1. What was one accomplishment as a teenager of which you felt especially proud?
2. What was one of the most effective punishments your parent(s) used on you as a child?
Remember that Corinth had a reputation as an immoral city and that it was a city of commerce and trade. It was a pretty unlikely place for a flourishing church to be found. Also remember that Corinth was the capital of the southern province of Greece.
Read 2 Corinthians 1:12-24.
My online Bible subtitles this section "Paul's Integrity". Now that Paul has gone through the letter's introduction, he's ready to get into the meat of the reason(s) he is writing to them. This is a lengthy letter, so his reasons are many, but he jumps in here semi-defending himself regarding why he didn't come visit the Corinthians when he said that he would. His integrity and honesty had been questioned by some members of this church apparently and he's answering these accusations.
v 12: This is a long verse, but Paul is kind of saying the same thing in different ways, emphasizing different aspects of his behavior. He says that he has conducted himself in a Godly way toward the Corinthians and to the rest of the world around him, not through his own wisdom, but through God's grace. It may seem that he's boasting about his own behavior, but upon closer examination, he's boasting about God's grace enabling him act in a fashion that is beyond reproach. What a great thing to be able to boast about! To be accused of something and know deep inside that you've done nothing wrong, yet attribute that to God's grace and not to your own abilities -- that's very freeing.
Proud confidence - (kauchesis - kow'-khay-sis): This word is used 6 times in 2 Corinthians and the other 5 times it's translated as "boasting". So Paul is, in essence, boasting about the fact that he has been sincere in his dealings with the Corinthians. The King James Version translates this as "rejoicing".
godly - (theos): This word is used over 1300 times in the New Testament and almost all of those are translated as "God". One of the Greek definition of this word is "whatever can in any respect be likened unto God, or resemble him in any way". In fact, further down in this verse where Paul says "grace of God", that word "God" is "theos". I am clearly not a Greek scholar, but if I were to translate this, I think I might have capitalized it: "Godly". Just my two cents.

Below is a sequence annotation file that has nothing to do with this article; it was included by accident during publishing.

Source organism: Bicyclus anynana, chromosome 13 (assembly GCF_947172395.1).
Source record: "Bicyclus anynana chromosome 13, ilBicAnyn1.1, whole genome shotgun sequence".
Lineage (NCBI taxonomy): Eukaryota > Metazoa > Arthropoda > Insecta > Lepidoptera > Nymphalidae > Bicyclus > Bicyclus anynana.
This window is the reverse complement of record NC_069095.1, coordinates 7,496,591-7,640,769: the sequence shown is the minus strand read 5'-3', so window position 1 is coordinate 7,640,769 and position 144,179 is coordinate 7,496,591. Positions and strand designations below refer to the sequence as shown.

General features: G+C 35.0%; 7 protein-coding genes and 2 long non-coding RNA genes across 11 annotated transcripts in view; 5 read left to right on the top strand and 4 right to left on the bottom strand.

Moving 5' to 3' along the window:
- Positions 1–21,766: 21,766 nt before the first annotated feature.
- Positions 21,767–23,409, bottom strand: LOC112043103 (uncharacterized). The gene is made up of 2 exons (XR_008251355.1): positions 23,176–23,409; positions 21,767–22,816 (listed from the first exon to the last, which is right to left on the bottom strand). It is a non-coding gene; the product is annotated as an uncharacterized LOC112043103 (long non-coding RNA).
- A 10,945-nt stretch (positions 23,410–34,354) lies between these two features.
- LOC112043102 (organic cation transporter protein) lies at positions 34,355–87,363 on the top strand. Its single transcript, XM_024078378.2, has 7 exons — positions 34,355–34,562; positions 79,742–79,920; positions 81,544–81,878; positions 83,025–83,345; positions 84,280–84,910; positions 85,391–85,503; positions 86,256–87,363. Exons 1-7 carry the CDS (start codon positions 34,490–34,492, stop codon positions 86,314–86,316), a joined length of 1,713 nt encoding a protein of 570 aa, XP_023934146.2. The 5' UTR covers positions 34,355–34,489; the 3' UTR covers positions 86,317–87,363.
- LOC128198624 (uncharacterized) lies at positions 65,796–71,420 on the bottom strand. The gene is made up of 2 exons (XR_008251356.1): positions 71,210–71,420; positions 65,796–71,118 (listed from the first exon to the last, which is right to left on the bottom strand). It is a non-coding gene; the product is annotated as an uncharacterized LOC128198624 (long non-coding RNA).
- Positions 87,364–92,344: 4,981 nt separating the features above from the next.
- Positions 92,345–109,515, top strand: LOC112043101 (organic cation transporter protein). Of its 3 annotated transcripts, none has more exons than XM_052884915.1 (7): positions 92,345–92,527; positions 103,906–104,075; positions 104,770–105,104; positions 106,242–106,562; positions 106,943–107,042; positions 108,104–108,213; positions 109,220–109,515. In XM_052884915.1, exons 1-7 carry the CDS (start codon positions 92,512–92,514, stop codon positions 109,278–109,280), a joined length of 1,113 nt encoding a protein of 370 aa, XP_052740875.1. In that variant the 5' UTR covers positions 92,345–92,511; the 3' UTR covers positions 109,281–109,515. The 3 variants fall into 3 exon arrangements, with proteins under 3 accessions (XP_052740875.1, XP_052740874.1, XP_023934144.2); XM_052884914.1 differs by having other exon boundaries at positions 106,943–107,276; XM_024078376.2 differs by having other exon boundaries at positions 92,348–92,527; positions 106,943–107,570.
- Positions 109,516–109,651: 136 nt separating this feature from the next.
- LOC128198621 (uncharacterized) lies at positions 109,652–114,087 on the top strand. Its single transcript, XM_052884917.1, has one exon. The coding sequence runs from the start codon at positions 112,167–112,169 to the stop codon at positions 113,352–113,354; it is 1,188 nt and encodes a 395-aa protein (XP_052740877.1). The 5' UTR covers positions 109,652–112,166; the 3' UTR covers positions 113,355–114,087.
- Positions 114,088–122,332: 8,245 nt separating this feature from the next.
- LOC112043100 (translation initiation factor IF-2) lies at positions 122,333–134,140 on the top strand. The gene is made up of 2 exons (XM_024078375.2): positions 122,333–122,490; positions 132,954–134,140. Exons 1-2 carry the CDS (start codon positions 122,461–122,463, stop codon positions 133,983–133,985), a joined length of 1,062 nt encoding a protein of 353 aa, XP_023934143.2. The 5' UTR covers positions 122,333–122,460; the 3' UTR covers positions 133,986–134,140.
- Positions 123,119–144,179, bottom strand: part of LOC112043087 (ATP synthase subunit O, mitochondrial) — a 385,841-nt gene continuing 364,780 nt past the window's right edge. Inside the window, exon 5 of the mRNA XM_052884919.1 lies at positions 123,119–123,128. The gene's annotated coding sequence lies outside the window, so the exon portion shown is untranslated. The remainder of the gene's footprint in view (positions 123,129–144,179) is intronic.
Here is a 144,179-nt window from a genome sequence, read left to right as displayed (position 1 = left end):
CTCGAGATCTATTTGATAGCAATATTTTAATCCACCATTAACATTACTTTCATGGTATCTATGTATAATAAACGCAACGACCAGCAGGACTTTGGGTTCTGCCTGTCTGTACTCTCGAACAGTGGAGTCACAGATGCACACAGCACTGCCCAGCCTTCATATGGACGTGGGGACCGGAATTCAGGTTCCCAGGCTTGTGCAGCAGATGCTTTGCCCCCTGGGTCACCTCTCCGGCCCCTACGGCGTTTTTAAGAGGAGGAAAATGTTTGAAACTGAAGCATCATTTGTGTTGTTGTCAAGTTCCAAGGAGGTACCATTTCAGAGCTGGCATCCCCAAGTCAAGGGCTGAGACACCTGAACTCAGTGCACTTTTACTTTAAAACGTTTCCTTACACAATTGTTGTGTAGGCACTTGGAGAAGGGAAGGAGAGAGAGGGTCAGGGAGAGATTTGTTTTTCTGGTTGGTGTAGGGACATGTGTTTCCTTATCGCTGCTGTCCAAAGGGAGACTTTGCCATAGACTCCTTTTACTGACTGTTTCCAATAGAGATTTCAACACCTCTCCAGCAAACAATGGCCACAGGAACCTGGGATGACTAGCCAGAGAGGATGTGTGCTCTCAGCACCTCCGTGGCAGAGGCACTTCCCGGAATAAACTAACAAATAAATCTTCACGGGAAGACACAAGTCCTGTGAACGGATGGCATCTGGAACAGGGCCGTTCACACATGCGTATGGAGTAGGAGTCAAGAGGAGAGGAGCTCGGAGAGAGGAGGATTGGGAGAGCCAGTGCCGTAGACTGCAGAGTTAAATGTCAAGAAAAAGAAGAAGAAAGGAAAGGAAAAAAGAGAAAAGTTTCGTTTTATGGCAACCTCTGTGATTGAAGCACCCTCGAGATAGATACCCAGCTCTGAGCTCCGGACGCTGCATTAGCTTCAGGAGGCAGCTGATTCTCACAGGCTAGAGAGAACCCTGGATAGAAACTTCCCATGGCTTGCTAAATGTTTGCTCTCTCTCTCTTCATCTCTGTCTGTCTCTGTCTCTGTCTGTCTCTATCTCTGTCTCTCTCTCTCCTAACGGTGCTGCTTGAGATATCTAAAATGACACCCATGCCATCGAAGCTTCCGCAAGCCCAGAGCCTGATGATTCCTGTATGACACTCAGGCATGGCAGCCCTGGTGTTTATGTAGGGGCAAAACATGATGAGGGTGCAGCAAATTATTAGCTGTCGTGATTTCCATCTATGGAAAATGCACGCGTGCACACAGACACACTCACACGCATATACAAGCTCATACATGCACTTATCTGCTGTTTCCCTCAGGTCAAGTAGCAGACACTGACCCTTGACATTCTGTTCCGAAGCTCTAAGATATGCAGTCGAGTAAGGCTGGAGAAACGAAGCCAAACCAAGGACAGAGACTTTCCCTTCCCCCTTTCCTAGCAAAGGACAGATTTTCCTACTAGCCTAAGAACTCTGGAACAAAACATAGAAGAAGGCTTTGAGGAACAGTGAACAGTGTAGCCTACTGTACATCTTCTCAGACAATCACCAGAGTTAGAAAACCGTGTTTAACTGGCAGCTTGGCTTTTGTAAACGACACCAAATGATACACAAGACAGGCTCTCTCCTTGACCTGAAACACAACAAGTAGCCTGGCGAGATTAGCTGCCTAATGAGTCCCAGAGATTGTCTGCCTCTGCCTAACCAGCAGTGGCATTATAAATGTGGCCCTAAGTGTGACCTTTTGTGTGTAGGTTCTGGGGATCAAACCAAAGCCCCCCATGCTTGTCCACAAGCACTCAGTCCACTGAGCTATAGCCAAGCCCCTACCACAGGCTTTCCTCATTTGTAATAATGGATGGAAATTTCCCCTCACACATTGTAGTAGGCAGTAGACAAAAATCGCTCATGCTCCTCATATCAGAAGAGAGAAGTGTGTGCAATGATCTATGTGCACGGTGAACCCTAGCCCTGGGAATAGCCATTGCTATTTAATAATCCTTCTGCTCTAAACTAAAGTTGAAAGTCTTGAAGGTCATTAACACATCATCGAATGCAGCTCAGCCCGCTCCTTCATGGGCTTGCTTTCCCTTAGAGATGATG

Understand - (epiginosko): This is one of the coolest parts of these verses. In verse 13, this word means "by sight, hearing, of certain signs, to perceive who a person is". Paul is appealing to their knowledge of him as a person by their experience with him. He is saying, "You know what kind of a person I am. I haven't written or done anything in contrast to that which you know about me from experience."
Read - (anaginosko): See how close this is to the word above? They have the same root word. This means to know something by being able to accurately distinguish it from something else. Here it means that they know Paul to be a man of integrity by comparing him to people they know are unprincipled. So this isn't "read" as in to have read his letters; it's "read", as in to read a person by his actions.
v 14: Some of the commentators I read think that this has been misunderstood. In the KJV, this is translated as "also you have acknowledged us in part". Most commentators think that this should be understood to mean that some of the Corinthians didn't understand Paul (hence the character assassination) and some of them did; rather than all of them partially understood Paul. It's a subtle change in language, but a significant one in meaning. Paul is calling on those who do know him to be honest and upright to appeal to his accusers. He also tells them that just as they could boast (or rejoice) in his integrity, he is also rejoicing that they have returned to their relationship with Christ.
Lord - (kurios): This is not a word used solely for Jesus Christ. It is a common word used as "a title of honor expressive of respect and reverence, with which servants greet their master". Isn't that how we should approach Jesus; with respect and reverence, acknowledging him as our master?
vv 15-16: Paul is referring back to his confidence in those that understand who Paul is. Paul had originally planned to go from Troas to Corinth to Macedonia back to Corinth, then on to Judea. In 1 Corinthians 16:5, he lays out these original plans.
vv 16-20: For some reason (possibly due to the uncertainty with which he would be received after the painful letter), he decided not to come to Corinth on his way to Macedonia. Apparently some of his detractors in Corinth accused him of being fickle. He takes the next few verses to answer this charge.
vv 17-18: In the NKJ, the first part of this verse says, "Therefore, when I was planning this, did I do it lightly?" In the NAS, it says, "Therefore, I was not vacillating when I intended to do this, was I?" In the original Greek, Paul uses a question word "ara" that implies that the questioner expects a negative answer and it also implies impatience on the part of the questioner. The point Paul is trying to make here is that he did not make this decision lightly and that he was not vacillating and he makes this point rather emphatically. He also wants the Corinthians to know that he is a man of his word and that he is not someone who says "yes" and means "no" or vice versa. He calls on God to verify his (Paul's) truthfulness.